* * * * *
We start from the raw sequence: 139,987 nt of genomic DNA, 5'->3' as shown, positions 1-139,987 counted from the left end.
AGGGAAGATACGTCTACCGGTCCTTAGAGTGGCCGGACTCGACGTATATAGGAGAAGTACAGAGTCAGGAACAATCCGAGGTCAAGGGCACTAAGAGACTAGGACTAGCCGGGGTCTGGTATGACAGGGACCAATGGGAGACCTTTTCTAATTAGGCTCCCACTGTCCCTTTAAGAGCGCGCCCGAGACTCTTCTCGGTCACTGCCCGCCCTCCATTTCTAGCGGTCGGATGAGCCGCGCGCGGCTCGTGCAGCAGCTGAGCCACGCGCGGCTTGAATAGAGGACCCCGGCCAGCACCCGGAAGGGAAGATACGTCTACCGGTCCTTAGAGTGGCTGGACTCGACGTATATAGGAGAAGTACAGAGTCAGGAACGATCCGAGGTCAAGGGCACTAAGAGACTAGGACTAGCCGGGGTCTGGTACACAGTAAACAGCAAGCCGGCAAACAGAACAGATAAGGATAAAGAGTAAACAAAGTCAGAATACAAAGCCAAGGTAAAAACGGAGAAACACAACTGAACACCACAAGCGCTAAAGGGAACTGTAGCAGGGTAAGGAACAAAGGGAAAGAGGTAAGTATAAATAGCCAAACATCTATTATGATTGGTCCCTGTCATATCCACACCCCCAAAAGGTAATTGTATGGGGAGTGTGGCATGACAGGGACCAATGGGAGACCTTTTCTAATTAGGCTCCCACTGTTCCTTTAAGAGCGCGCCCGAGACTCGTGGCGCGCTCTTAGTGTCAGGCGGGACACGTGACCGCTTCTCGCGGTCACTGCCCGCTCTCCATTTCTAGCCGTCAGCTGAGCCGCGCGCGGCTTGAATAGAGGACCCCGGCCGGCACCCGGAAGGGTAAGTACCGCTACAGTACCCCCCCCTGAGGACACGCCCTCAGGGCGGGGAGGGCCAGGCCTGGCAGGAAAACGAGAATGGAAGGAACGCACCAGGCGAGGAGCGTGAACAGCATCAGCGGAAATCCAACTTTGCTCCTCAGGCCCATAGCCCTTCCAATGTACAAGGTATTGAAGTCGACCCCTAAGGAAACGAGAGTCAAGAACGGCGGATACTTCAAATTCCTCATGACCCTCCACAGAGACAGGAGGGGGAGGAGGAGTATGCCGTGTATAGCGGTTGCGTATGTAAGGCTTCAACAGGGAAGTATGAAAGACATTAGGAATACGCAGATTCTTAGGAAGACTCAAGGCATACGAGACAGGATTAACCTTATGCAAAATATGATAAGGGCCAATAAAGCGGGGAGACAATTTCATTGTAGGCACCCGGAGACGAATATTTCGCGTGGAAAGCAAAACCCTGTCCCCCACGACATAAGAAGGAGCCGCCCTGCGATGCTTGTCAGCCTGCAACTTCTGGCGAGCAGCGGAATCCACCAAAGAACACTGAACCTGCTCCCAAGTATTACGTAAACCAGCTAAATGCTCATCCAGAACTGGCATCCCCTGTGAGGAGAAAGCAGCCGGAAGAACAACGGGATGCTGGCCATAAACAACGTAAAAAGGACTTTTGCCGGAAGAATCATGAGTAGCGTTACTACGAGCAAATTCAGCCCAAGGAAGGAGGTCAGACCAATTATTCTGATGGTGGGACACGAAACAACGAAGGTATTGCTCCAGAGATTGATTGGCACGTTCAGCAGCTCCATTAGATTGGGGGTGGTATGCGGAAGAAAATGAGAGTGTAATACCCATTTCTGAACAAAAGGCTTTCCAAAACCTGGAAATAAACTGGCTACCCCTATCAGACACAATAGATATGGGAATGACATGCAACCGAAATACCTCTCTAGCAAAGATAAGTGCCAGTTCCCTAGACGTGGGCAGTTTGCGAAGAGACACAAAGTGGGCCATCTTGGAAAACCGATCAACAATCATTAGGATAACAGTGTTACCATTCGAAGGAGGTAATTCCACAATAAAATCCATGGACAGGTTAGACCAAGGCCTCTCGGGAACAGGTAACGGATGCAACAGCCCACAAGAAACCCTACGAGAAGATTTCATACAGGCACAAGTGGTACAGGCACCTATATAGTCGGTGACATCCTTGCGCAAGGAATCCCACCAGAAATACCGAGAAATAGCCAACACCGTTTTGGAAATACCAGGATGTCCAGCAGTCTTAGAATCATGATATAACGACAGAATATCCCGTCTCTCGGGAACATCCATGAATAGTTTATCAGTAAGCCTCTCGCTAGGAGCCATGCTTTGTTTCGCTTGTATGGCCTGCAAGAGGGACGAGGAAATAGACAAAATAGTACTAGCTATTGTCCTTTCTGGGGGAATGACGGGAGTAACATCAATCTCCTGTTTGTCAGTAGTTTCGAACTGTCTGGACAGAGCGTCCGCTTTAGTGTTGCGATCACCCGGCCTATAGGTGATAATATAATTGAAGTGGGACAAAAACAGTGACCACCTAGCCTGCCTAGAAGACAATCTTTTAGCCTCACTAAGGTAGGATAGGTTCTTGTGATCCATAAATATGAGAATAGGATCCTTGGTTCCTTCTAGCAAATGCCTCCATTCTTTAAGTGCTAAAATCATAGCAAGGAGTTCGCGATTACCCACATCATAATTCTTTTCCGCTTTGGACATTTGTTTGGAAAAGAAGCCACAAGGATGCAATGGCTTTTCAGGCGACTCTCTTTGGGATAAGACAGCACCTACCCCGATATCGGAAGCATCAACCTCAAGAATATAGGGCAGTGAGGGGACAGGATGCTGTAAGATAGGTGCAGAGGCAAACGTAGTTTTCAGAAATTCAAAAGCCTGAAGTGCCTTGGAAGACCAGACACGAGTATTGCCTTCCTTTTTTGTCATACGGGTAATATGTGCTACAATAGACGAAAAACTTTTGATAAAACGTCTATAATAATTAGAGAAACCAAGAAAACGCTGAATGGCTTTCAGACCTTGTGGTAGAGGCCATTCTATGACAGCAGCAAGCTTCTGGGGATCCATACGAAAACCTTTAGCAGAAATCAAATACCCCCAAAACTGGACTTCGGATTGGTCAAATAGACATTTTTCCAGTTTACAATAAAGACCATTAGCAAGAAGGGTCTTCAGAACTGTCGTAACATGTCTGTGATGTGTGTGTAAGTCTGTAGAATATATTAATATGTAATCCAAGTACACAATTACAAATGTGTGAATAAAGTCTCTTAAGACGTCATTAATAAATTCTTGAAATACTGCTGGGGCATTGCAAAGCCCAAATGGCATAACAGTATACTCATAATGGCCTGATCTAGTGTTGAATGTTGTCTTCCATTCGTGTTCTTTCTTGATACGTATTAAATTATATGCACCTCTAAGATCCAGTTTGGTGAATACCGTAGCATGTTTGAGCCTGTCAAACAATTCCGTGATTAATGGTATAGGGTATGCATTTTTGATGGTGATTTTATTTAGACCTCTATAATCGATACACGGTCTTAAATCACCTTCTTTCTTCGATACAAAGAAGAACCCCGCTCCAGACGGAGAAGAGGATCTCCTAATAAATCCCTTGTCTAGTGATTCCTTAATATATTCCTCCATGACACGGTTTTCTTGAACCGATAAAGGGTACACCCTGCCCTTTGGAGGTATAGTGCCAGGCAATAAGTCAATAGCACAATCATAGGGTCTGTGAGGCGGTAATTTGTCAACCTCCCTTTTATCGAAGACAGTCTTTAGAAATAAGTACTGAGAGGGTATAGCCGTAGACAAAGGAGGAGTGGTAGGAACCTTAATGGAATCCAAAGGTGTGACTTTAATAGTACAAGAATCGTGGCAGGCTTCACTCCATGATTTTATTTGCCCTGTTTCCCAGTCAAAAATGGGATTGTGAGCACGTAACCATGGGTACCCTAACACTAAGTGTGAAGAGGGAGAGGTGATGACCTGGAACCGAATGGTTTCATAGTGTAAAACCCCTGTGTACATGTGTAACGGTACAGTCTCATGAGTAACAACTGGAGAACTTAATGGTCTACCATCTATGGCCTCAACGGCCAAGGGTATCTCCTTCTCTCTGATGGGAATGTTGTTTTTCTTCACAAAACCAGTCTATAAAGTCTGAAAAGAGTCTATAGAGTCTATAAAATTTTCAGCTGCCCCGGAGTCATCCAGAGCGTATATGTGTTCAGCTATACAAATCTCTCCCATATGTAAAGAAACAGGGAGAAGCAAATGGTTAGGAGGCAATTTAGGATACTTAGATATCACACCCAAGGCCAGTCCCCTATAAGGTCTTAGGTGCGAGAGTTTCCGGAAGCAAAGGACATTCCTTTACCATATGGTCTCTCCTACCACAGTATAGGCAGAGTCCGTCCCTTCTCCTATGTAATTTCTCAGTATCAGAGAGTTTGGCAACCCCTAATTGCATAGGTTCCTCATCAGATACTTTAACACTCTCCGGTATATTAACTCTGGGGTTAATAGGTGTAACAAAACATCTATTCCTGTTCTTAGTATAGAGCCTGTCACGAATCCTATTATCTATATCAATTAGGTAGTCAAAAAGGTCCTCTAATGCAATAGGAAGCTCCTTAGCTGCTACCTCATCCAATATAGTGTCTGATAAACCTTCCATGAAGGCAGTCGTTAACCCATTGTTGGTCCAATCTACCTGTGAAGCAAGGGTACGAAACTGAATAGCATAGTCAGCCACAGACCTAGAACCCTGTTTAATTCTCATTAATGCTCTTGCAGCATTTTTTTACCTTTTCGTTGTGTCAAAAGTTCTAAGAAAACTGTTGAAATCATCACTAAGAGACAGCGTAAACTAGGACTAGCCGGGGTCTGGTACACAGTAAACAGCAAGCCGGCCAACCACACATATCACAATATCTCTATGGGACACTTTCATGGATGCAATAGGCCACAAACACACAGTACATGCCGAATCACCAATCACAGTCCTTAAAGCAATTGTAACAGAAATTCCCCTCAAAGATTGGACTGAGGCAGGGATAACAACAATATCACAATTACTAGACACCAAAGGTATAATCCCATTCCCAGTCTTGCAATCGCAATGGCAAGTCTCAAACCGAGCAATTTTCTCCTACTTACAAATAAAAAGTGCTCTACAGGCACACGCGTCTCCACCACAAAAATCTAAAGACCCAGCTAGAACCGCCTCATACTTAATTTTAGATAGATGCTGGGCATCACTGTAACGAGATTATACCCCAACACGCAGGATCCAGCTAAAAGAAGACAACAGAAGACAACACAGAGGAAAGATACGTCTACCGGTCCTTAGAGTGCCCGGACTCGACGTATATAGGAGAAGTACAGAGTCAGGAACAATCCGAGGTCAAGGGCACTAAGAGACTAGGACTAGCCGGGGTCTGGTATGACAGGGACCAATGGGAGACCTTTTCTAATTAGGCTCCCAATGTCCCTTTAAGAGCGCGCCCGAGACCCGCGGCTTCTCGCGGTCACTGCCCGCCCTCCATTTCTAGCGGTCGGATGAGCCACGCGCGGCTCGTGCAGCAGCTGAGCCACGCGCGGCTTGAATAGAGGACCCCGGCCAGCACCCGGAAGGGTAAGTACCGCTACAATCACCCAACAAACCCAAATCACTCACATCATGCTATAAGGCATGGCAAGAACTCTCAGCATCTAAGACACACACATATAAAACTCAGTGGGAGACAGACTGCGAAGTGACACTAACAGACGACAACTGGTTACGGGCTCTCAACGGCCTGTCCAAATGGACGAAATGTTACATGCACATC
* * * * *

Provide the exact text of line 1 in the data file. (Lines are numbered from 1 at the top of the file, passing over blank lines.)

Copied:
We start from the raw sequence: 139,987 nt of genomic DNA, 5'->3' as shown, positions 1-139,987 counted from the left end.